Actually, many Americans see themselves that way, too.
Americans have a reputation for not exactly caring what the rest of the world thinks about them—a trait many public figures have lately been doing their best to enhance with each hysterical rant against refugees and immigrants. Turns out that message of self-absorption has long been received.
In a series of studies published this month, an international group of behavioral researchers finds a universal perception of Americans as exceptionally—even “problematically”—narcissistic. People living both inside and outside the U.S. rate the typical American much more highly on that measure than they rate themselves, their friends, or (for foreigners) the average citizen of their own country. In many cases those ratings were strong enough to meet clinical medical standards for a diagnosis of Narcissistic Personality Disorder.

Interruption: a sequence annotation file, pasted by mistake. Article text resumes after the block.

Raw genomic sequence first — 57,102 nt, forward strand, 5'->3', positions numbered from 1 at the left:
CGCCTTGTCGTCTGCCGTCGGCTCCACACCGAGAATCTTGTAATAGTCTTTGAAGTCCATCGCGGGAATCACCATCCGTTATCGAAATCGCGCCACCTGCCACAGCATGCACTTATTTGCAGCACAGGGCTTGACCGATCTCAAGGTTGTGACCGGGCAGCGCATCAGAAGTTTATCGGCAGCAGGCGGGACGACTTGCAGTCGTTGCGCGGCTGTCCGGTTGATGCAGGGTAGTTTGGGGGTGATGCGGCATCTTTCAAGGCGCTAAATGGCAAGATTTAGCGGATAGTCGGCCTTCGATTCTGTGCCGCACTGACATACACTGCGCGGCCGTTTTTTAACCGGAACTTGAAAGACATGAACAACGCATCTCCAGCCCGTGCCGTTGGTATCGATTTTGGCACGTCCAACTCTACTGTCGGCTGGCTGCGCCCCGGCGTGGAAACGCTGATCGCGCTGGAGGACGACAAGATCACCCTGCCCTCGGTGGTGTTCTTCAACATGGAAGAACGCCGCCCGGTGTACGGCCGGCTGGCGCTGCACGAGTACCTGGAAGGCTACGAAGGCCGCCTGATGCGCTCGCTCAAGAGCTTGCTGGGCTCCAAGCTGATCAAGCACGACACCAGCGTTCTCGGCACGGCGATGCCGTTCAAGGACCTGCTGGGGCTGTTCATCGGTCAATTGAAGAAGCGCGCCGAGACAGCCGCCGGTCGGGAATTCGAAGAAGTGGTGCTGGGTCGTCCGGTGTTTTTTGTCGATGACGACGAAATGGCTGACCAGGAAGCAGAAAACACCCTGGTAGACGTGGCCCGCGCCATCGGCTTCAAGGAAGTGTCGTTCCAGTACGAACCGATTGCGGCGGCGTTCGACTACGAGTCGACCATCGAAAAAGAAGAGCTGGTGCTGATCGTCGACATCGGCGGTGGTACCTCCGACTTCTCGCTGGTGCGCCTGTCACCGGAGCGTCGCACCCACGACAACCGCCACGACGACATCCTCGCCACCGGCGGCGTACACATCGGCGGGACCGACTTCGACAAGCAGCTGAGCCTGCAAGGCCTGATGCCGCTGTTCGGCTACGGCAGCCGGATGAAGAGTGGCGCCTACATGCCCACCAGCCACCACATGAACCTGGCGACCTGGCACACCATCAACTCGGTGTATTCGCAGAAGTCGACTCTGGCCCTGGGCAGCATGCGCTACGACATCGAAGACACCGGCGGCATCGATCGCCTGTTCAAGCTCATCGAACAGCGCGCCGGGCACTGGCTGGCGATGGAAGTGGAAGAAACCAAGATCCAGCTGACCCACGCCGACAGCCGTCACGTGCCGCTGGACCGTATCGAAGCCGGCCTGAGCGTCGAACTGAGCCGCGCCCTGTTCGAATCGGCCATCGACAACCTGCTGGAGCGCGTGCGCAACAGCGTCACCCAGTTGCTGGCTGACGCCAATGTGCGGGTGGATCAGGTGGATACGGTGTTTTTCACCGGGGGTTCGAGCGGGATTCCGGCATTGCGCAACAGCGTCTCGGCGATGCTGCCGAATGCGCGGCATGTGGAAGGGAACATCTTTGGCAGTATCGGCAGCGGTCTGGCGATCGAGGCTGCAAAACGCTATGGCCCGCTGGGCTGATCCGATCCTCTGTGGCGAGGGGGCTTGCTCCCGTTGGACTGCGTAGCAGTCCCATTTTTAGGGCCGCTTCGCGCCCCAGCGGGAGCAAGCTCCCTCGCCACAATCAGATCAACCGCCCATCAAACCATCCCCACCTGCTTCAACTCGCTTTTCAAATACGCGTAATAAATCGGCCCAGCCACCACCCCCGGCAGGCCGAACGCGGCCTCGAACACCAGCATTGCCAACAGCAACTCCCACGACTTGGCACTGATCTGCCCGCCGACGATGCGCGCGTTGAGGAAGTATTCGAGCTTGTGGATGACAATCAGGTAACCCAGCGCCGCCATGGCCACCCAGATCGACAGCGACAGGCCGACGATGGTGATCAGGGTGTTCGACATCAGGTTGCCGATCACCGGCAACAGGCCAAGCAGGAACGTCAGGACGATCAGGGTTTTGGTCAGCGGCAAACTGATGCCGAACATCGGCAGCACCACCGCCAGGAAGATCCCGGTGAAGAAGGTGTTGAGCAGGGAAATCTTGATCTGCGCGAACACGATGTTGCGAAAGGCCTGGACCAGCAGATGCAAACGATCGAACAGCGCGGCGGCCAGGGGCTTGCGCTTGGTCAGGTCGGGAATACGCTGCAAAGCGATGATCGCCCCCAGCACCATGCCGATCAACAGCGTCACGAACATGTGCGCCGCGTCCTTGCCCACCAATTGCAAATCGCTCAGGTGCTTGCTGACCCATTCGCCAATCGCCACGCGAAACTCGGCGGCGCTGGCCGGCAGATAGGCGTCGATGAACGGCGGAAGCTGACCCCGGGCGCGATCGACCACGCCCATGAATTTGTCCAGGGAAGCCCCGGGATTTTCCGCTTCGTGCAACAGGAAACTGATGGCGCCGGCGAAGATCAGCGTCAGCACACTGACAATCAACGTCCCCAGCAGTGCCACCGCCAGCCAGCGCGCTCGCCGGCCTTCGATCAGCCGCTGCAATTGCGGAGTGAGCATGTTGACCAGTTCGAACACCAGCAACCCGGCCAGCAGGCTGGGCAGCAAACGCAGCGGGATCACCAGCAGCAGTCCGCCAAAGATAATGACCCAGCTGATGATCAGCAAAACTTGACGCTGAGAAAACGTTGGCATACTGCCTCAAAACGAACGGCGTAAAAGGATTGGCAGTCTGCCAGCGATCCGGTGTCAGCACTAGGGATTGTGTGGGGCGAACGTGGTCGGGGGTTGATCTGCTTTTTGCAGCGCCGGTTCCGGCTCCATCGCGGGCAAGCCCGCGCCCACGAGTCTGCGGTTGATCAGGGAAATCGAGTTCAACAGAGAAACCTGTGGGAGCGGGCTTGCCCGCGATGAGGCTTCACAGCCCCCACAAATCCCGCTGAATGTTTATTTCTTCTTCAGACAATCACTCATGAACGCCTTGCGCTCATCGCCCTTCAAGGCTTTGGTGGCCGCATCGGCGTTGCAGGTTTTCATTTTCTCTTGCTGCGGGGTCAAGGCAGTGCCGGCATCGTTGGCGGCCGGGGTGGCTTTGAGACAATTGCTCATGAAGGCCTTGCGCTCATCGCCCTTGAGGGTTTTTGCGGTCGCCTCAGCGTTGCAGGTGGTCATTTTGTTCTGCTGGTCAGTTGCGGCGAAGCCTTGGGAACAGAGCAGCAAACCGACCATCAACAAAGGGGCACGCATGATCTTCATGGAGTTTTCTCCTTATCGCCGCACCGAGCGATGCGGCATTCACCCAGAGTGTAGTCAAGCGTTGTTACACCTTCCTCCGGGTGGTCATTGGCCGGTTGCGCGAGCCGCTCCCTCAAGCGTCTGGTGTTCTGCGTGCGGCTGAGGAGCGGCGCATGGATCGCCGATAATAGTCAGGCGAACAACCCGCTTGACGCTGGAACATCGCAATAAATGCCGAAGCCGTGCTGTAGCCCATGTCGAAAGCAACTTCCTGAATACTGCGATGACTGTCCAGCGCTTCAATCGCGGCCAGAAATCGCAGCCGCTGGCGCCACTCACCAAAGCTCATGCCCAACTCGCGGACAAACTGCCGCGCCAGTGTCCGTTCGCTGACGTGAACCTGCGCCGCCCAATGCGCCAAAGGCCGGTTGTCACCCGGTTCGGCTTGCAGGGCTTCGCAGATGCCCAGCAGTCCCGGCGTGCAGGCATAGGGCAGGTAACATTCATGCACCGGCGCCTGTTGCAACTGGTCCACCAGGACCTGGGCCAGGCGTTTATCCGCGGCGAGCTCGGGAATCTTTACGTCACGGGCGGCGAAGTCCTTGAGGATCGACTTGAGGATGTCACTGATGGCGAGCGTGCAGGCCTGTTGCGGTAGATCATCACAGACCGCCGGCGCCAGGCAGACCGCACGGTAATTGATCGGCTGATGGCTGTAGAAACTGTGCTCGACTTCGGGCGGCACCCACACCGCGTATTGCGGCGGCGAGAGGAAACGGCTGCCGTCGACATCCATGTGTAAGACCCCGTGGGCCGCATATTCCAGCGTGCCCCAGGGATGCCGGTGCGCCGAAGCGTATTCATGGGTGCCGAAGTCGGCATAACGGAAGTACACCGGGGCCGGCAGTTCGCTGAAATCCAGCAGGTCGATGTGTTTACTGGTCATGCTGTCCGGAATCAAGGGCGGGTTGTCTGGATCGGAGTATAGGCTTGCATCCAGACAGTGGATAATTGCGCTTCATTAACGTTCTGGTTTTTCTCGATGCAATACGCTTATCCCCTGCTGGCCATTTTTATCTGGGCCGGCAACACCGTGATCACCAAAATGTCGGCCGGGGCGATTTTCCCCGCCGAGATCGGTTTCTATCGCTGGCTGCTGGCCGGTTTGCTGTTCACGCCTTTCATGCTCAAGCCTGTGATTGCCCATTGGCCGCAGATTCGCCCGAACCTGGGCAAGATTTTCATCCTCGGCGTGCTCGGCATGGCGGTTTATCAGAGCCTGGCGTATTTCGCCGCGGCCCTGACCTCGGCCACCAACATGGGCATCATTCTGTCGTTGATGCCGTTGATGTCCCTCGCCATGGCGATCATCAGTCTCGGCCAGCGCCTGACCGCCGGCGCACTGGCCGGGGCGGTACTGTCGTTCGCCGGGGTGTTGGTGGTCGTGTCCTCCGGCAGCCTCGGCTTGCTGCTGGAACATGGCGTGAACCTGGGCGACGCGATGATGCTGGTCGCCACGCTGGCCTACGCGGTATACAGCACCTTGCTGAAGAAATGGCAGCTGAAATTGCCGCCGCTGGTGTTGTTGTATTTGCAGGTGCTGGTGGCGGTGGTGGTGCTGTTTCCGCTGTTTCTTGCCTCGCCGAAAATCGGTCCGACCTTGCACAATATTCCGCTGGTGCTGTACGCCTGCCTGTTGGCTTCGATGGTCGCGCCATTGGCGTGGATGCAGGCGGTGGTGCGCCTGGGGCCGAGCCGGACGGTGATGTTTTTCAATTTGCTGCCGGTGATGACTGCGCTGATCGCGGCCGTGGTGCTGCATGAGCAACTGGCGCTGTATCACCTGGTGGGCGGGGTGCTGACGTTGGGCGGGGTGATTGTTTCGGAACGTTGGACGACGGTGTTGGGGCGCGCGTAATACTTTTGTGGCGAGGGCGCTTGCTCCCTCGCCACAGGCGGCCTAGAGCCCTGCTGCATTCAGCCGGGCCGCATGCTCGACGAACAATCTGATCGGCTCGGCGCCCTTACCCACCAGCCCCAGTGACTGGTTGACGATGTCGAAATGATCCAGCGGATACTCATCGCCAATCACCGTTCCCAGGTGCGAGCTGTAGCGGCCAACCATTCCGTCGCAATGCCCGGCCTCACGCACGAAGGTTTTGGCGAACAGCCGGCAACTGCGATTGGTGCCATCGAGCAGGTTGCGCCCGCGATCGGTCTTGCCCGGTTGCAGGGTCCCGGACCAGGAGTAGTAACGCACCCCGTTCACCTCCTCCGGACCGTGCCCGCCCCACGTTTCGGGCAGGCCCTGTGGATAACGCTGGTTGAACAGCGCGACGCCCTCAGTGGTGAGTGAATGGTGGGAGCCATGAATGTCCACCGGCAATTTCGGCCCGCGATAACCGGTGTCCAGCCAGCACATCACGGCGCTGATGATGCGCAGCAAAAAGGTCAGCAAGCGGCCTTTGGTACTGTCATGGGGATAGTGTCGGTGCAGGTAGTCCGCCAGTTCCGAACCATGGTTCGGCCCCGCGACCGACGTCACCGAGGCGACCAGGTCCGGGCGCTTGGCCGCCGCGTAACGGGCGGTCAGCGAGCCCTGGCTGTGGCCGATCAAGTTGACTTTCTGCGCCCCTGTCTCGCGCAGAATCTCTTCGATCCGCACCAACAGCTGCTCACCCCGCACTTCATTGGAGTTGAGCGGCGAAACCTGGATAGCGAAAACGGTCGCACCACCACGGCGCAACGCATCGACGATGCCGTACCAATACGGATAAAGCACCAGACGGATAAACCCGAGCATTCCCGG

Here’s the upshot, via the Journal of Personality and Social Psychology:
Americans and non-Americans alike perceive other Americans as highly narcissistic. This finding does not simply reflect perceptions of higher levels of agentic traits but instead reflects the belief that the typical American is grandiose, callous, and self-centered. Although an inflated view of narcissism of a typical member of one’s culture is shared across a diverse set of regions and cultures, the effects are generally smaller in other regions of the world.
The study group, with the psychologist Joshua Miller of the University of Georgia as lead author, conducted a half-dozen surveys at home and abroad to determine the extent of perceived American narcissism.